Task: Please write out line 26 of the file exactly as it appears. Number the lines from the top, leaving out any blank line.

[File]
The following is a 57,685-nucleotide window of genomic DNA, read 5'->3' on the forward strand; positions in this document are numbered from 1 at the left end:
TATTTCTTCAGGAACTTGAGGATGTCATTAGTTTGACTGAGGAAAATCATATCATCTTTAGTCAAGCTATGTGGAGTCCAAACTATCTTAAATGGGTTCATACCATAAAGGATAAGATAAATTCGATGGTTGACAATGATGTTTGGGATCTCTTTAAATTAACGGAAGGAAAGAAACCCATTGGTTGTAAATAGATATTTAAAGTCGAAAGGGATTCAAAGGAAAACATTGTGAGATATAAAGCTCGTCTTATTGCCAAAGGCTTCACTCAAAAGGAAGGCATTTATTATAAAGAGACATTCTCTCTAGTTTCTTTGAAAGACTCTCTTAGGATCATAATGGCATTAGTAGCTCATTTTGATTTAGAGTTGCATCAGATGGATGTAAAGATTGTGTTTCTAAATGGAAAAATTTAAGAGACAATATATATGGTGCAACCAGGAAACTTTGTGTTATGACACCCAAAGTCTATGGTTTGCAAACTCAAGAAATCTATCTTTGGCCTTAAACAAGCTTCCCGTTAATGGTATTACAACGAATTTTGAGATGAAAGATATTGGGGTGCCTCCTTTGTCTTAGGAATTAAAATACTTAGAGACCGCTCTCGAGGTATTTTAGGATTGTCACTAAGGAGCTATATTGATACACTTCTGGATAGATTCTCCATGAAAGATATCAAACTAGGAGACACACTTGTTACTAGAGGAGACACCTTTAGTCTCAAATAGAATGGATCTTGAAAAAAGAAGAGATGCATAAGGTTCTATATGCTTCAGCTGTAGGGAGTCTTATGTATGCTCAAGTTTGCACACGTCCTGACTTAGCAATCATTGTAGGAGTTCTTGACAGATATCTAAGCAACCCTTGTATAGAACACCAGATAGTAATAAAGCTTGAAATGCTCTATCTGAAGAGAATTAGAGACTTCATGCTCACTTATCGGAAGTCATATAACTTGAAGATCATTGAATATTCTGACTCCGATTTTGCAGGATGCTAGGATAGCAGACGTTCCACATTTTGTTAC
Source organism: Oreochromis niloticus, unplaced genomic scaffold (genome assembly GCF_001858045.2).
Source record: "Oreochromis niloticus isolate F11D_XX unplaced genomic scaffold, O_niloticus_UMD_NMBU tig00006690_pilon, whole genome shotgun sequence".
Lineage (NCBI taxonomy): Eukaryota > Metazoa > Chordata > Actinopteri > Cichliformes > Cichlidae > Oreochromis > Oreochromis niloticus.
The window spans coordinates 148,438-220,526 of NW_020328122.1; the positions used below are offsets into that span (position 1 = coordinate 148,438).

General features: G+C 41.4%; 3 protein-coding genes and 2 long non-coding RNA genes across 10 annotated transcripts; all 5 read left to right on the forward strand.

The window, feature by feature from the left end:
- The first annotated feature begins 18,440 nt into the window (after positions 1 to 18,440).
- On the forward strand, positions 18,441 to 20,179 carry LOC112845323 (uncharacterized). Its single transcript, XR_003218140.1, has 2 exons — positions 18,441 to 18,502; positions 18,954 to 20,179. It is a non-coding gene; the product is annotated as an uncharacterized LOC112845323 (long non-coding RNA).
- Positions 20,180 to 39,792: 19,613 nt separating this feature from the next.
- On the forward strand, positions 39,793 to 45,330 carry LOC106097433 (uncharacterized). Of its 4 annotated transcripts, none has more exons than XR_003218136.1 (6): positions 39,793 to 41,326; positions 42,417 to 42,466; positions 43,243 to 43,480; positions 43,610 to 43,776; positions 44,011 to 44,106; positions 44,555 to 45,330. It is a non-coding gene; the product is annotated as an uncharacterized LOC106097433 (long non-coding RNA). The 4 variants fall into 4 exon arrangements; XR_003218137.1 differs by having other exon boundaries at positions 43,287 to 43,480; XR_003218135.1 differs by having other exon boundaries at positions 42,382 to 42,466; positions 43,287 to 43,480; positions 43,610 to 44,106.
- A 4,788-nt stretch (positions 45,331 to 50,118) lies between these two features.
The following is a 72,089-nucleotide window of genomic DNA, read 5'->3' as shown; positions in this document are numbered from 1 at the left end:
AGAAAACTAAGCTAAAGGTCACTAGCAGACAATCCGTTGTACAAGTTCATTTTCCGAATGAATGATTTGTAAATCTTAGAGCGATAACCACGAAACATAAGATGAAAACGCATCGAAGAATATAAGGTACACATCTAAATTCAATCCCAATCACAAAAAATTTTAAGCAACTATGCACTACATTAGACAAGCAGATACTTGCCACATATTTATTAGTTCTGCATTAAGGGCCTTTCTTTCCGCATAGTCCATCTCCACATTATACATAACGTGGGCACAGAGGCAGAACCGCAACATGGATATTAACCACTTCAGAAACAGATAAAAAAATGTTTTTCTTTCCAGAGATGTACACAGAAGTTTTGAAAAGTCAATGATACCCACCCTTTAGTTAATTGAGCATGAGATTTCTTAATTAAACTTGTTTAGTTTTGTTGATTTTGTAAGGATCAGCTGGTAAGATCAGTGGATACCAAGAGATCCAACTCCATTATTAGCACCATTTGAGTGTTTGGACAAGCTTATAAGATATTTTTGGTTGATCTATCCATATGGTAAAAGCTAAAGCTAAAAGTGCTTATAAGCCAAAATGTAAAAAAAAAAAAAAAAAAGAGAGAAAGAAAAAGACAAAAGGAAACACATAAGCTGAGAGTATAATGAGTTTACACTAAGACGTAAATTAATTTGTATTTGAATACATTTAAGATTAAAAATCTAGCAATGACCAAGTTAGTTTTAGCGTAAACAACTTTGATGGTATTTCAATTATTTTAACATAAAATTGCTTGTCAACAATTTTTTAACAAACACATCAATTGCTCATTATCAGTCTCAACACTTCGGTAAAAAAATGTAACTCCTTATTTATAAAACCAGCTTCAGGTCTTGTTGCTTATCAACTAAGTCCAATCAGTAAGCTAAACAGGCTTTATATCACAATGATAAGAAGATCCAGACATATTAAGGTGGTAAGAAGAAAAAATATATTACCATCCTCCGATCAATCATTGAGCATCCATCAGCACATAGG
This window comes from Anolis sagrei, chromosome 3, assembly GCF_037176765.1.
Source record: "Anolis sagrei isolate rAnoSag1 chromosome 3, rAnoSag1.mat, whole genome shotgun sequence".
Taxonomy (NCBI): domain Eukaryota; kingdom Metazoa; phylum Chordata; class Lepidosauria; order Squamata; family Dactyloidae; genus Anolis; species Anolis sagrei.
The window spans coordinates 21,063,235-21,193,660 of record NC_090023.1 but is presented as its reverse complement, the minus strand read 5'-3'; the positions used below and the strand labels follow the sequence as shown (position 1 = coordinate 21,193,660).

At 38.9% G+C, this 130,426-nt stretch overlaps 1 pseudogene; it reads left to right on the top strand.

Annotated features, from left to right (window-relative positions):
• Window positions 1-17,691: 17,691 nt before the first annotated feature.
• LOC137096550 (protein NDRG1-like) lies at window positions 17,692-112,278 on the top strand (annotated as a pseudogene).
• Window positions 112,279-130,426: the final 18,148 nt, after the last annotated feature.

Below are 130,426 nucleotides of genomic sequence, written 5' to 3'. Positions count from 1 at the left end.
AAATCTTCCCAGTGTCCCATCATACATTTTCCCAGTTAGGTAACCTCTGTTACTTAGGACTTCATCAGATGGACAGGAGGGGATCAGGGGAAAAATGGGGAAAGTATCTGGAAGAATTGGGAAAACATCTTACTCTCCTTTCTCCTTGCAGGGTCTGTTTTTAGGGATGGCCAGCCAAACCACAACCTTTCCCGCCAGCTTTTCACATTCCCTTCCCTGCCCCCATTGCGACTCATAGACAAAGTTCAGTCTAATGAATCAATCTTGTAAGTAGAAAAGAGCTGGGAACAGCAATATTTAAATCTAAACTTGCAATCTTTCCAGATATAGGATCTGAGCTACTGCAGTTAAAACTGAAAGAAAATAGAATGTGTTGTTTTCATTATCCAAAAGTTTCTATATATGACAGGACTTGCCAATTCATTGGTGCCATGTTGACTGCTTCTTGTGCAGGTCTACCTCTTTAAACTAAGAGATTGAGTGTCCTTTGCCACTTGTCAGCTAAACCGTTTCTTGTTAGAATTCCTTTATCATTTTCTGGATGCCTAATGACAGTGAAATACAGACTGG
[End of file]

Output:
AAATCTTCCCAGTGTCCCATCATACATTTTCCCAGTTAGGTAACCTCTGTTACTTAGGACTTCATCAGATGGACAGGAGGGGATCAGGGGAAAAATGGGGAAAGTATCTGGAAGAATTGGGAAAACATCTTACTCTCCTTTCTCCTTGCAGGGTCTGTTTTTAGGGATGGCCAGCCAAACCACAACCTTTCCCGCCAGCTTTTCACATTCCCTTCCCTGCCCCCATTGCGACTCATAGACAAAGTTCAGTCTAATGAATCAATCTTGTAAGTAGAAAAGAGCTGGGAACAGCAATATTTAAATCTAAACTTGCAATCTTTCCAGATATAGGATCTGAGCTACTGCAGTTAAAACTGAAAGAAAATAGAATGTGTTGTTTTCATTATCCAAAAGTTTCTATATATGACAGGACTTGCCAATTCATTGGTGCCATGTTGACTGCTTCTTGTGCAGGTCTACCTCTTTAAACTAAGAGATTGAGTGTCCTTTGCCACTTGTCAGCTAAACCGTTTCTTGTTAGAATTCCTTTATCATTTTCTGGATGCCTAATGACAGTGAAATACAGACTGG